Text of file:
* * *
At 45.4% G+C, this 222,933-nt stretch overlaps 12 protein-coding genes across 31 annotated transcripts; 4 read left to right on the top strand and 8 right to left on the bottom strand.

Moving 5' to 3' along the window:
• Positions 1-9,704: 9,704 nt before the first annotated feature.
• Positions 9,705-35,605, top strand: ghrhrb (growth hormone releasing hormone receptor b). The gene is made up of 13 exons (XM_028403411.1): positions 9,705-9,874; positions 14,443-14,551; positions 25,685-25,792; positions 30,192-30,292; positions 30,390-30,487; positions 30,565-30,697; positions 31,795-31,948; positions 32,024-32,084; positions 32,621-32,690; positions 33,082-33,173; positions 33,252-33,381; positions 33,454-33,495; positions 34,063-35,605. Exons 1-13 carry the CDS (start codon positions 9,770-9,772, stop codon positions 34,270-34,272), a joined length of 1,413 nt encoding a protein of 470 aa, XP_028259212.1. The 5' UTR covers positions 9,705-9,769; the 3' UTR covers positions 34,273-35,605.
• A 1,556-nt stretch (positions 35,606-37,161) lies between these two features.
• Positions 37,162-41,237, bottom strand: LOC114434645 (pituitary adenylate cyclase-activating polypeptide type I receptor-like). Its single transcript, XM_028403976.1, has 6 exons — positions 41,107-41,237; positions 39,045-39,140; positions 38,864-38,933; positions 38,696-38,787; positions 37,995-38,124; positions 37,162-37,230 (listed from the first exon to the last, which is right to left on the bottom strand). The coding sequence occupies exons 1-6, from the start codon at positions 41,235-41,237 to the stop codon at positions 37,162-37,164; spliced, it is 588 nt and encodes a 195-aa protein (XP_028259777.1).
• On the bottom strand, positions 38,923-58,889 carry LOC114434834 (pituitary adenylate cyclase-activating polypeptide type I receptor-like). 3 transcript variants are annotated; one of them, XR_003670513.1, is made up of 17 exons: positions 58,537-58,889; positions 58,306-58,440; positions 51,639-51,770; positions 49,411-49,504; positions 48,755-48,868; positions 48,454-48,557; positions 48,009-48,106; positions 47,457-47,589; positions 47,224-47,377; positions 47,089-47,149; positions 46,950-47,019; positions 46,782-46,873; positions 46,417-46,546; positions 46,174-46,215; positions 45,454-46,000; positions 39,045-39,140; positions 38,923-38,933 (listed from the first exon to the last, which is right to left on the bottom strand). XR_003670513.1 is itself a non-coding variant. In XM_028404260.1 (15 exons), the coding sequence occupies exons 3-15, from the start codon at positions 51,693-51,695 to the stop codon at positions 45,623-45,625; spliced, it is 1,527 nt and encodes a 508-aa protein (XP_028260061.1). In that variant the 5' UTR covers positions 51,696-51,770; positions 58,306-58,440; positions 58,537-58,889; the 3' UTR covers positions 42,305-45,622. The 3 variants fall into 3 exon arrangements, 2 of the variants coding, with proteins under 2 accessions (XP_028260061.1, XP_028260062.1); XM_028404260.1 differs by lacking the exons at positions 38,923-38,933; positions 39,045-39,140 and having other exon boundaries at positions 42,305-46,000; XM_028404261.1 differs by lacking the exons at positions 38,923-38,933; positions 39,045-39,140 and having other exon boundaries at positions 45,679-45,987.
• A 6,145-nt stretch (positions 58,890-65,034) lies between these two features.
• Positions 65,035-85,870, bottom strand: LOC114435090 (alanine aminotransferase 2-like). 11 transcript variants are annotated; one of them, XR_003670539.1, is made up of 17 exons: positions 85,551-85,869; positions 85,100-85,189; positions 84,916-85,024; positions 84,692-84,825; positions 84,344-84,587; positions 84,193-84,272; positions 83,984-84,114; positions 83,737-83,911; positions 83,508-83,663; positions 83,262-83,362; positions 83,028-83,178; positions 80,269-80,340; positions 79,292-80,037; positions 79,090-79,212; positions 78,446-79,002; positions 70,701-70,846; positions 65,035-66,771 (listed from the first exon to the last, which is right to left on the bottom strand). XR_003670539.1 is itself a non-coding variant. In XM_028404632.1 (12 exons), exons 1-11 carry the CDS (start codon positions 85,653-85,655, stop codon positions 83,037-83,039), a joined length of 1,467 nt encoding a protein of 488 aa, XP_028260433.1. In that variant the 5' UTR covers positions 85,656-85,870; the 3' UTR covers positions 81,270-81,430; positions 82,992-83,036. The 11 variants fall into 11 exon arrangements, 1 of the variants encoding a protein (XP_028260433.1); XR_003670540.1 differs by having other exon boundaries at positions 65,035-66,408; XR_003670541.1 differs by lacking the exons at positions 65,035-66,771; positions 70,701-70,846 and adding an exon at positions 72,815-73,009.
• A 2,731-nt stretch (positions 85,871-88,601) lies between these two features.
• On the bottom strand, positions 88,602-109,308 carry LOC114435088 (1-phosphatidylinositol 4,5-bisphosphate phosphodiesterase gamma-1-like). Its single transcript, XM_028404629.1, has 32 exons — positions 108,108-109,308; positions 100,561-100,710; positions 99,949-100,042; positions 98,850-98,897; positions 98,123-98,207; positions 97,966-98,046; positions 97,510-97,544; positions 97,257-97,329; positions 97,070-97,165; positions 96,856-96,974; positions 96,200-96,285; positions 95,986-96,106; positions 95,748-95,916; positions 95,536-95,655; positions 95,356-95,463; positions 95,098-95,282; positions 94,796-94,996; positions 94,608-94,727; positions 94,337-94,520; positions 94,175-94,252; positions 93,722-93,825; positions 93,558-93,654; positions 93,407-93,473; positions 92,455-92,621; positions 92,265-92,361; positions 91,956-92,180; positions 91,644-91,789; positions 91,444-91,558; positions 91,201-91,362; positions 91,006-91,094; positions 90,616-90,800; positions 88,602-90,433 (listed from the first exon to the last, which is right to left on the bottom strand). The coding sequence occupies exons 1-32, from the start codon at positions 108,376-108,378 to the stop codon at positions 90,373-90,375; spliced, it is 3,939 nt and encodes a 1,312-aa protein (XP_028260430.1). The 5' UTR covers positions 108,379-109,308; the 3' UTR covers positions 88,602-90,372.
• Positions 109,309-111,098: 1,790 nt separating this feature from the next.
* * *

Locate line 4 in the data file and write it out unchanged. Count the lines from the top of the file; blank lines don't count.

• Positions 9,705-35,605, top strand: ghrhrb (growth hormone releasing hormone receptor b). The gene is made up of 13 exons (XM_028403411.1): positions 9,705-9,874; positions 14,443-14,551; positions 25,685-25,792; positions 30,192-30,292; positions 30,390-30,487; positions 30,565-30,697; positions 31,795-31,948; positions 32,024-32,084; positions 32,621-32,690; positions 33,082-33,173; positions 33,252-33,381; positions 33,454-33,495; positions 34,063-35,605. Exons 1-13 carry the CDS (start codon positions 9,770-9,772, stop codon positions 34,270-34,272), a joined length of 1,413 nt encoding a protein of 470 aa, XP_028259212.1. The 5' UTR covers positions 9,705-9,769; the 3' UTR covers positions 34,273-35,605.